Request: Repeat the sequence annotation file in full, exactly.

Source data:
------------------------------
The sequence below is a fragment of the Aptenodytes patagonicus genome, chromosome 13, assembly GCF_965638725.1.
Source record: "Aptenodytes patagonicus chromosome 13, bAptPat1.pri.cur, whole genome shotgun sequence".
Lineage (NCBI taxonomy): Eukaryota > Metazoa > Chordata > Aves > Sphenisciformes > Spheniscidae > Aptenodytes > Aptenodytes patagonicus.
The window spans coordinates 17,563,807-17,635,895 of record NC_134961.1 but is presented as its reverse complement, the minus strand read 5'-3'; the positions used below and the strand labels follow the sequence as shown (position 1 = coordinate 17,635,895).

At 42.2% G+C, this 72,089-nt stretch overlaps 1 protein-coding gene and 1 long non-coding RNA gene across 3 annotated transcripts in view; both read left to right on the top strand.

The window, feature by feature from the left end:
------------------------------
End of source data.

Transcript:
The sequence below is a fragment of the Aptenodytes patagonicus genome, chromosome 13, assembly GCF_965638725.1.
Source record: "Aptenodytes patagonicus chromosome 13, bAptPat1.pri.cur, whole genome shotgun sequence".
Lineage (NCBI taxonomy): Eukaryota > Metazoa > Chordata > Aves > Sphenisciformes > Spheniscidae > Aptenodytes > Aptenodytes patagonicus.
The window spans coordinates 17,563,807-17,635,895 of record NC_134961.1 but is presented as its reverse complement, the minus strand read 5'-3'; the positions used below and the strand labels follow the sequence as shown (position 1 = coordinate 17,635,895).

At 42.2% G+C, this 72,089-nt stretch overlaps 1 protein-coding gene and 1 long non-coding RNA gene across 3 annotated transcripts in view; both read left to right on the top strand.

The window, feature by feature from the left end: